Professor Sarah Gilbert has been making and testing vaccines designed to induce T cell responses for ten years, chiefly using antigens from malaria and influenza. Based at the Jenner Institute, several of the vaccines developed in Professor Gilbert’s laboratory have progressed into Clinical Trials.
Viral vectored vaccines combine a safe virus with a pathogen protein to protect against a specific disease. They are very good at inducing T cell responses, which is crucial for protection against viral infections and diseases such as malaria. Viral vectored vaccines have the potential to drastically improve public health.
Ultimately, medical research must translate into improved treatments for patients. At the Nuffield Department of Medicine, our researchers collaborate to develop better health care, improved quality of life, and enhanced preventative measures for all patients. Our findings in the laboratory are translated into changes in clinical practice, from bench to bedside.
Q: What is a viral vectored vaccine?
SG: Most people will be familiar with live attenuated viral vaccines where we use a weakened form of a virus that would normally cause the disease, to make a vaccine against that disease. For example measles, mumps and rubella vaccines are an example of mixing together three live-attenuated vaccines to make vaccines against those three diseases. What we’re doing now is taking different viruses and making them really safe to use in people but then adding in parts of pathogens so we can make new vaccines against those other pathogens. For example we could take a virus that would normally cause a cold and we could add in parts of the malaria parasite to make a vaccine against malaria. Or we could take a safe version of the vaccine that we use against small pox and add in parts of the flu virus to make a new flu vaccine.
Q: Why should we use these vaccines?
SG: What these viral vectored vaccines are really good at doing is inducing T cell responses in the person that we vaccinate. So a lot of the vaccines that we use are protein and adjuvant vaccines and they’re very good at inducing antibodies against the protein that’s used in the vaccine and that’s helpful against protecting against some diseases. But for other diseases we need to engage the other major part of the immune system and that’s the T cell response. Viral vectored vaccines are really good at doing that and we need that for some particular diseases such as malaria and some viral diseases. They’re also useful for vaccinating against cancer. Viral vectored vaccines can also induce antibodies so we can get both an antibody and a T cell response at the same time.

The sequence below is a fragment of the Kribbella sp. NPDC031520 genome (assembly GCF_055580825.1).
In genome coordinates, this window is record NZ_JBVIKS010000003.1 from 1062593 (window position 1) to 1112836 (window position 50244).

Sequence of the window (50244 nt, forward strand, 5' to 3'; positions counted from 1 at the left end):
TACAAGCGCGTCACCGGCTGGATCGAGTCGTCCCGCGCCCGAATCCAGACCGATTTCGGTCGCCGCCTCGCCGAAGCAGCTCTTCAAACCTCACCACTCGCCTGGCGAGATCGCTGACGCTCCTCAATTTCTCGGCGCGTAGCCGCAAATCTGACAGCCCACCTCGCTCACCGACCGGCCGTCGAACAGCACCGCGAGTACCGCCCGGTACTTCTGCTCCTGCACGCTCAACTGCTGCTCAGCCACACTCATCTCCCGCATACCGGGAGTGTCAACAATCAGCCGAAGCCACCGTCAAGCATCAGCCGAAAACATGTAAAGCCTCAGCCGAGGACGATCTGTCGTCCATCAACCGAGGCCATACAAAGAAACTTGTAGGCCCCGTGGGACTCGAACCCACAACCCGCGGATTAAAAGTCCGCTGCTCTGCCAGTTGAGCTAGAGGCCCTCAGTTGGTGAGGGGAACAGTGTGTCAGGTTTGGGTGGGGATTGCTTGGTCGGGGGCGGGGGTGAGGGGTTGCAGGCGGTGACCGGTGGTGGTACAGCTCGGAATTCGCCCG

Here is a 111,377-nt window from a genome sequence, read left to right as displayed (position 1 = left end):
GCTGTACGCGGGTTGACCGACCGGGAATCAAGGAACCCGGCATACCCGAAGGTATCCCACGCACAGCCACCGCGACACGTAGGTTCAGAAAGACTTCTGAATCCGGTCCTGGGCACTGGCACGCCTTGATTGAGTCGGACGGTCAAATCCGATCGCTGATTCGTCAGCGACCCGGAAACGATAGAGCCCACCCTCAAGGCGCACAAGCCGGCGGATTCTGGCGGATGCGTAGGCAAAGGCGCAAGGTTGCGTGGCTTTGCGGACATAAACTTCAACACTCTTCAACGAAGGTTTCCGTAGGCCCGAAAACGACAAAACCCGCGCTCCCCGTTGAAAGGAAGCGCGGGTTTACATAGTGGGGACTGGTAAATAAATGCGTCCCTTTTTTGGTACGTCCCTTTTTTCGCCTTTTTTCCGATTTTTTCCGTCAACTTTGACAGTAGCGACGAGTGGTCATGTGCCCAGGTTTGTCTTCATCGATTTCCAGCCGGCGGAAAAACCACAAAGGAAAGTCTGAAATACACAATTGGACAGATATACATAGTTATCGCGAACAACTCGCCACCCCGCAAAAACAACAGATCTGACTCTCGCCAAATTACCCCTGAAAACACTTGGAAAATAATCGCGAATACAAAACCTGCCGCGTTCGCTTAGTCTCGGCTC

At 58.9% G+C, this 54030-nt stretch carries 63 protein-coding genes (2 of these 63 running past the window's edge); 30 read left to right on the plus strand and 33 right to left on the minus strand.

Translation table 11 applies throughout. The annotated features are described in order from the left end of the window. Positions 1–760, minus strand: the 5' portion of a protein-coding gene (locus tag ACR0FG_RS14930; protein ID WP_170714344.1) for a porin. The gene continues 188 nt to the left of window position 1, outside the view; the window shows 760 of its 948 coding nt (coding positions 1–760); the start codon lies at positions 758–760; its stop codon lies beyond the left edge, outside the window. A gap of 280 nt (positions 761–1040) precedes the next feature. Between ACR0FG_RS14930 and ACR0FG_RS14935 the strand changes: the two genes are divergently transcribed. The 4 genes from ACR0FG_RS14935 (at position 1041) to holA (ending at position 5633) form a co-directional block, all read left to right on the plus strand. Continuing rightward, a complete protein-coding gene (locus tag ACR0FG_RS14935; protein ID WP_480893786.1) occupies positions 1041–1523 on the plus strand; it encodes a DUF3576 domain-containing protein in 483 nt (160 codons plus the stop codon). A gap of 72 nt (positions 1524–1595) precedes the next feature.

Q: How far has this research progressed?
SG: Within the Jenner Institute over the last few years we’ve done about 50 different clinical trials of viral vectored vaccines for different diseases mainly in malaria but also against tuberculosis, HIV, influenza, hepatitis C so we’ve come a long way in understanding how to use these viral vectored vaccines in people.
Q: What are the most important lines of research that have developed in the past 5 or 10 years?
SG: Going back to about the last 50 years, we were using vaccines that were really effective but often had some nasty side effects; for example the small-pox vaccine gave people a very unpleasant scar and could have some very serious side effects in some cases. So there was a big emphasis on improving vaccine safety. Unfortunately when we developed safer vaccines we ended up with some vaccines that were less effective than we could have had before. In the last 5 or 10 years we have been concentrating on making vaccines that are extremely safe but also have a high-level of efficacy and we are able to do that with these viral vectored vaccines. The compromise seems to be that we probably have to give more than one injection but the pay-off is that we get a very safe and very effective vaccine and we can use the technology to make vaccines against lots of different diseases. We’ve also become much better at understanding how T cells can protect us against disease and how to induce them by vaccination and how to measure if they’re doing their job.
Q: Why does your line of research matter, why should we put money into it?
SG: We still need a lot more vaccines that we can use to vaccinate against diseases like malaria and HIV where we don’t have a vaccine at all. For other diseases like tuberculosis and influenza we do have vaccines against but they’re not particularly effective, especially in older people and we need to do better. If we can use viral vectored vaccines to make new vaccines that work in a different way we can really improve public health.
Q: How does your research fit into Translational Medicine within the department?
SG: Our research is very translational because a lot of it involves doing clinical trials of our new vaccines in volunteers. We have a clinical bio-manufacturing facility that can make the batches of vaccines we need for clinical trials in carefully controlled conditions and we also have a pre-clinical viral vectored core-facility that makes us lots of small batches of vaccines throughout the early stages of our research. We can also offer that service to other researchers that want to collaborate with us. Information about that is on the Jenner Institute website.